“ Brand: ELC / Age: 12 months / Type: Push, Pull & Roll „
We've had this toy for over 2 years now, my daughter received it for her 1st birthday, and she's now 3. And to say we've had it for over 2 years, you would never guess by looking at the toy because it still looks like new. Now whether this is because of the toy's quality, or because it hardly gets played with, I'll let you decide.
The actual toy is from Early Learning Centre, and we all know this to be a shop that sells good quality toys, if not a little bit pricey - this one comes in at £16. What you get is a cute little doggy in teddy format stuck on some oval shaped wheels, on the end of a plastic stick. The idea is that as your child learns to walk, they will be able to push this along and hear him woof out some tunes (requires 2 x AA batteries, not supplied), and see him flap his front legs.
The toy is well made and great quality, it's quite chunky and brightly coloured so of course it will appeal to young children, but I think that's where the novelty ends; well that's the case in our house anyway.
When we received the toy, my daughter had just learnt to walk so was still a bit unsteady, but quietly confident. But she was unable to push this toy at all on her own, the main reason being that it stands quite high so she couldn't get a good leverage on it, and also the wonky wheels made it very difficult to push along. So she would end up getting frustrated and just stand there screaming until I came to her assistance. As she got older she did manage to push it alone, but this was when she was much older, and it has definitely never been a toy she has regularly reached for.
There are two settings on the toy which allow you to choose between standard woofs, or tune woofs...i.e. he barks when you push him along, or alternatively he barks out a tune as you push him along. Tunes include Pop Goes The Weasel and The Muffin Man, amongst others. This is quite irritating to me, but it has been the one thing about the toy that my daughter has actually enjoyed. She doesn't usually run about with the toy listening to the tunes, but she has been known to sit and move the wheels until a tune is activated and then she will sing along.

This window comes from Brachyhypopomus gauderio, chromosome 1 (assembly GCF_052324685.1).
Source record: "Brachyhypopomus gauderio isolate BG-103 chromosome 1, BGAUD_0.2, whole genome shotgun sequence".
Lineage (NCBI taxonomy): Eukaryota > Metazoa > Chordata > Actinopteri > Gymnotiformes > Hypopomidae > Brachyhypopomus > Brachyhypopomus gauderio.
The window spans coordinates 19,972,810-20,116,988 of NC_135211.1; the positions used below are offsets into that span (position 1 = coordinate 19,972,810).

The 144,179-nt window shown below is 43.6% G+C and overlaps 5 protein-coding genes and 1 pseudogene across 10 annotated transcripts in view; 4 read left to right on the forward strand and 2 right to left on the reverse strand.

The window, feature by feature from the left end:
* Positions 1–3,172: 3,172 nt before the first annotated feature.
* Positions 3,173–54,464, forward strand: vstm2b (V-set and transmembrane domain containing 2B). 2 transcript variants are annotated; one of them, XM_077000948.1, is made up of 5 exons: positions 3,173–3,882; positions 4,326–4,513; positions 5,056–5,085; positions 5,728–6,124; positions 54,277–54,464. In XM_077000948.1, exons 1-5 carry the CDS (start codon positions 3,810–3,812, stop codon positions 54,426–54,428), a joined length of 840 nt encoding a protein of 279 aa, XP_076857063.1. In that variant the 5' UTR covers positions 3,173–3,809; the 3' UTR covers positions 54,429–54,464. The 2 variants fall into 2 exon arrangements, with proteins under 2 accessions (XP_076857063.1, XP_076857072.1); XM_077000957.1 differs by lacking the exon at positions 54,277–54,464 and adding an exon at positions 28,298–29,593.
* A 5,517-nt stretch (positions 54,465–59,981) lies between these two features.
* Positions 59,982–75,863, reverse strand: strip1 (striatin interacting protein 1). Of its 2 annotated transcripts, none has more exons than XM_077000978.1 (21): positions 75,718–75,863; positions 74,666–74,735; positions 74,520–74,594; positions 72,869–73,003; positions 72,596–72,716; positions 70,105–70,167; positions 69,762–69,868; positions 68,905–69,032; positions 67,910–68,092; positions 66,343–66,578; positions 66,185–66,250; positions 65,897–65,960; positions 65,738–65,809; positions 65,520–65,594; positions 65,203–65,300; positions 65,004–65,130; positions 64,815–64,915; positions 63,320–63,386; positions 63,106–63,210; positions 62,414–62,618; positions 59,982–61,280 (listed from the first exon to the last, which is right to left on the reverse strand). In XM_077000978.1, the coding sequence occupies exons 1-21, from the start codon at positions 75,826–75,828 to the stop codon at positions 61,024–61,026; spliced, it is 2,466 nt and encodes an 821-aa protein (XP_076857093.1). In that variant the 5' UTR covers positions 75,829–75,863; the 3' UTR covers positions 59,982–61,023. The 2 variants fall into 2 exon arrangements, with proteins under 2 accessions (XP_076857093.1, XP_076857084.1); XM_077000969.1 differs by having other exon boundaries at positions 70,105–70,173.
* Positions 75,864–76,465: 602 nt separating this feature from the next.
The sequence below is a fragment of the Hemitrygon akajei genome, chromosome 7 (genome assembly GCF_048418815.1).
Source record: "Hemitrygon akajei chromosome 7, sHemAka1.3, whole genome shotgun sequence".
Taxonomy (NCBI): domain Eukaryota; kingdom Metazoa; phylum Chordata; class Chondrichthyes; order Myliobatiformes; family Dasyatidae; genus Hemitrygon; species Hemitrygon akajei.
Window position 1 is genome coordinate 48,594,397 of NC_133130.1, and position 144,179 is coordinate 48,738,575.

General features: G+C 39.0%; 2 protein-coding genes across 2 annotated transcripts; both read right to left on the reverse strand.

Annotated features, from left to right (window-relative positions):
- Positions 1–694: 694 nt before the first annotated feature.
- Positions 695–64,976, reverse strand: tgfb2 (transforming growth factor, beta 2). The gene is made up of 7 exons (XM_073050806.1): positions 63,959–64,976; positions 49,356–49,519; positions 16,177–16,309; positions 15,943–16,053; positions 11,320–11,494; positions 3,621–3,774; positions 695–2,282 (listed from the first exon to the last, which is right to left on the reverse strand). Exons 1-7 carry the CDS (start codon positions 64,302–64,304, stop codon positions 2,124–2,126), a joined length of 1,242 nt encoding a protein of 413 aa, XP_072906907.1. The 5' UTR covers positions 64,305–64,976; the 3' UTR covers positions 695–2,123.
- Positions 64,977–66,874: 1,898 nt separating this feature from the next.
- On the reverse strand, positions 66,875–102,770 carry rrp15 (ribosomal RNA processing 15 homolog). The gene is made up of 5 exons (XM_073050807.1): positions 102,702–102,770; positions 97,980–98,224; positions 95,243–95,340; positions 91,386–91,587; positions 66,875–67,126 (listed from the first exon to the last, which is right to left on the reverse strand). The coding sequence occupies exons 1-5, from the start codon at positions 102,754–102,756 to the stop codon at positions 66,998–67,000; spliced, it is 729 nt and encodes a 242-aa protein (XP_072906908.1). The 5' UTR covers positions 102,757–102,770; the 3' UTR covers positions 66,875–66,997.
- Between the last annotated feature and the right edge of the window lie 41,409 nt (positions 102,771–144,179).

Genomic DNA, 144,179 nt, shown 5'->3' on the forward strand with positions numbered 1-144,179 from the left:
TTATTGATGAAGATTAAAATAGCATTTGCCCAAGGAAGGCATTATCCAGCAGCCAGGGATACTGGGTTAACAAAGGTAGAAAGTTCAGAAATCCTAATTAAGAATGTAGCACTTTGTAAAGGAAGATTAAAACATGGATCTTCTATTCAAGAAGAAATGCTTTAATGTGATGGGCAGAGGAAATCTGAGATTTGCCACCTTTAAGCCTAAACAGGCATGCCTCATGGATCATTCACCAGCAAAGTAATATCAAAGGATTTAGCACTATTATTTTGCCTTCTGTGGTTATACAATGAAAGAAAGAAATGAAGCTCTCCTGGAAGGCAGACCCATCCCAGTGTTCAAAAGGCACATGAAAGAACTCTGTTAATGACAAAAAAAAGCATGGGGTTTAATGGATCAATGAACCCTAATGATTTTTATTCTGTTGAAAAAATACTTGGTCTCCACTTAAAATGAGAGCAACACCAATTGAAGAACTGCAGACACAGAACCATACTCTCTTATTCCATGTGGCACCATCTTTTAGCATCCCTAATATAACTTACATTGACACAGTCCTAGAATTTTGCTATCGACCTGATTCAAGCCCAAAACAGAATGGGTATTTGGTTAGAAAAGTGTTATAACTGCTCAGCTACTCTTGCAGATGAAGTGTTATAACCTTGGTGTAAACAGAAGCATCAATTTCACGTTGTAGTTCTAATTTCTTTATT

I actually thought my youngest daughter might get a bit more play out of the toy than her sister, because she is much more active and physical, and I thought she would love running up and down the hallway with it. Unfortunately it has not sparked any interest in her either and the toy more often than not gets left standing against a wall.
The most I have seen this played with is when my older nieces and nephews come to play (6 & 8 year olds) and they seem to enjoy it, going on the rampage running up and down, just generally making a lot of noise. It seems they have a lot more control over such a toy than my two toddlers have, and they also have the strength to run with it.
I think a toy like this works best in group situations such as Toddler Groups or parties, where the kids are hyper and need to burn off some energy...but as it stands in our house, it stays still most of the time, unused. I've never had to change the batteries in the 2 years we've had it.
I don't think I'm going to recommend this toy. I'm not saying its rubbish or poor quality; it just doesn't excite my children.
My son got this for Christmas when he was 16 months old and it immediately became a favourite toy. He loves anything animal related and also loves running around so this is perfect for him.